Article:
Saturday, January 30, 2016

3 Easy Annuals Every NEW Flower Farmer Can Grow

Looking out over the raised cut flower garden at the perennial beds, ( out old greenhouse which is being replaced with a flower studio) and our hen house to the left.
 Are you dreaming of a flower farm of your own some day? I'll let you in on a little secret. You don't need multiple acres to begin. In fact, a small suburban plot can serve as the perfect trial ground for your " someday" farm. I farm my garden on less than 1/2 acre where I grow many different annuals, perennials, herbs, and flowering shrubs. I grow all of my annual cut flowers in 4 x 12 raised beds, 12 inches deep. This makes planting, weeding, deadheading and harvesting manageable for beginners. 
Here are a few things to consider before you sow those first seeds.

Start with just a few raised beds to build confidence.
  •  Make sure you plant in an area that gets a minimum of 7 hours of daylight.
  •  Have your soil tested. Fast growing summer annuals need a nutrient rich soil to thrive. I order a horticultural mix  from our local landscape center. It arrives premixed and ready for planting flowers, herbs, and veggies. 
  • Determine your water needs. Will you rely on nature, install a drip system or, will you hand-water your garden?  I hand-water everything ( and rely on frequent rainfall) here in New England. I own a 100' garden hose that reaches every corner of the garden.
Zinnias, sunflowers, dahlias, gladiolus, and pumpkin on a stick, ( ornamental eggplant)
Today I'm sharing some of my favorite easy annuals every NEW flower farmer can grow. They all have a few things in common. They're easy to start, have long blooming seasons, are great for cutting and require very little care in between.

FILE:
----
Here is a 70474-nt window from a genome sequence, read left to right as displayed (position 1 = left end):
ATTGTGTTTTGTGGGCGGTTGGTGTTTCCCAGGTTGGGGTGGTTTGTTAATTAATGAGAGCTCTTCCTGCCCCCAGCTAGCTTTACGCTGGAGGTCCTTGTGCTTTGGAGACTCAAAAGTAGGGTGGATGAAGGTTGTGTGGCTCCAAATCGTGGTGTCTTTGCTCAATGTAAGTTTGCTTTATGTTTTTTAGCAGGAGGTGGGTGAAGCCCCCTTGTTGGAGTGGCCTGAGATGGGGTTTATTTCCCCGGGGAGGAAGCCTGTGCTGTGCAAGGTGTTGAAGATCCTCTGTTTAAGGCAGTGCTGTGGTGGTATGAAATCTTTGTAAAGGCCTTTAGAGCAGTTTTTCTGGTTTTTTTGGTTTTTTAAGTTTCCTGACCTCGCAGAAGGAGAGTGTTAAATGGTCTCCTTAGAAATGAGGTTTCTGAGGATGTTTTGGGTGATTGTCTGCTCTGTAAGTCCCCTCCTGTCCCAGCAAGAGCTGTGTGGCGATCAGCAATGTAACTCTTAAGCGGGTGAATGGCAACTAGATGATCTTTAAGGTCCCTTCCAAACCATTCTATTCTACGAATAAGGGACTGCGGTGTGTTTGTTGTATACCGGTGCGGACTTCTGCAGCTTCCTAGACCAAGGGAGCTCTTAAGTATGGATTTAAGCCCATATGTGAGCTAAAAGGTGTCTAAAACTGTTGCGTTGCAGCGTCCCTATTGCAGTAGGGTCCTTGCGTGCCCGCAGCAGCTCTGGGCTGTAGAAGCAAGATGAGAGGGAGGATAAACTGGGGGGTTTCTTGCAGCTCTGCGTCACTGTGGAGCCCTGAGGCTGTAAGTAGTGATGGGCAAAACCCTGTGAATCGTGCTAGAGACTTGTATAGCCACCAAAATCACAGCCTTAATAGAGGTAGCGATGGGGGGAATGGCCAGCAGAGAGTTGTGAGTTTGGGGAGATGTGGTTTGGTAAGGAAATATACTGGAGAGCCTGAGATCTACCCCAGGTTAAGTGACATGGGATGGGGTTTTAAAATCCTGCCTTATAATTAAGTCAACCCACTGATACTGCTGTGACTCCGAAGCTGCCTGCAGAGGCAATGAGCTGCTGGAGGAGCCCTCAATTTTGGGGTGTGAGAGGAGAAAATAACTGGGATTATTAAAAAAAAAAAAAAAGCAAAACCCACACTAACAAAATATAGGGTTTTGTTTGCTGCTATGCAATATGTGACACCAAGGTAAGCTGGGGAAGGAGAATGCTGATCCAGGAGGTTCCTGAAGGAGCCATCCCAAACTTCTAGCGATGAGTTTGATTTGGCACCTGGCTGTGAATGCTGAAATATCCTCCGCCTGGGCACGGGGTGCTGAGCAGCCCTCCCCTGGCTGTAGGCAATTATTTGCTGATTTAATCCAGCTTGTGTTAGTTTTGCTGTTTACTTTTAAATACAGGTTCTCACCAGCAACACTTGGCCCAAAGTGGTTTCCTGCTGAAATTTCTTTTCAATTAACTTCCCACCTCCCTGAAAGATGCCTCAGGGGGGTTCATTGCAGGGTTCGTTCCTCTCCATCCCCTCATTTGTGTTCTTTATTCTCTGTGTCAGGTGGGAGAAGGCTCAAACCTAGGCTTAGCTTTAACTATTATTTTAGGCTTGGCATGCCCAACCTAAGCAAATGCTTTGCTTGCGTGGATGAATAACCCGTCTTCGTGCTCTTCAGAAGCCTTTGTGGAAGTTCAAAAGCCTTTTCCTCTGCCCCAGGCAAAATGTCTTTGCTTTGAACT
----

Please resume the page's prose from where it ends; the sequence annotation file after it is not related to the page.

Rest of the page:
Let's start with the easy Zinnia!

Zinnias grow best when you direct sow them after the last danger of frost in your gardening zone. Most seed packets have planting instructions on the back or inside of the envelope so plant accordingly.  Zinnias will give you brilliant blooms from summer-frost and the bees and butterflies love them.

 3- 4 seed packets will be sufficient for one or two 4x12 raised beds. Try a few different varieties for fun!  

 Let's talk Sunflowers!

No flower garden would be complete with out sunflowers.  I love growing sunflowers. I just wish I had a field so I could grow bunches and bunches of them. Even still, they are worth growing in smaller amounts just because they are such a summer time favorite. Sunflowers aren't just yellow either.

They come in varying shades of deep red, chocolate ( almost black) and tawny golden oranges too! 

Three great varieties to try! 

Sunflowers can be started inside ahead of time in a greenhouse, or sunny windowsill but they grow just as well when planted directly at the proper sowing time.

This pretty lady isn't an annual, she's a perennial called Lemon Queen.
It's fun to let your perennial sunflowers, mingle with annual sunflowers. 
Below is a pitcher full of Black Eyed Susan's ( perennial), lemon queen ( also a perennial) and 
drop dead read, sunflowers ( annual ).

Sunflowers don't need much arranging for adding simple beauty to any occasion.

Let's talk Cosmos!

Cosmos are so easy to grow you barely need to think about them at all once you've planted them. 
 This one below is called, Rubenza for it's deep burgundy red color, although this photo makes it look almost hot pink.

Here they are in full bloom about mid-September. They make great cut flowers and will bloom well into fall until the first frost takes them out for good. I love using the baby green foliage for filler too so plant more than you need and you'll be able to enjoy multiple uses from this beauty.

Cosmos look amazing in loosely gathered arrangements.

I hope you'll give all three of these lovely ladies a try this year. No green thumb necessary. With a few prepetory steps in the beginning you'll have vases full of cut flowers right out your backdoor all summer long. 

When I fist started out I bought seeds from my local nurseries and big box stores. If you want more variety and better pricing for larger quantities there are some great sources online.

Johnny Selected Seeds
Baker Creek  
Floret Seeds NEW!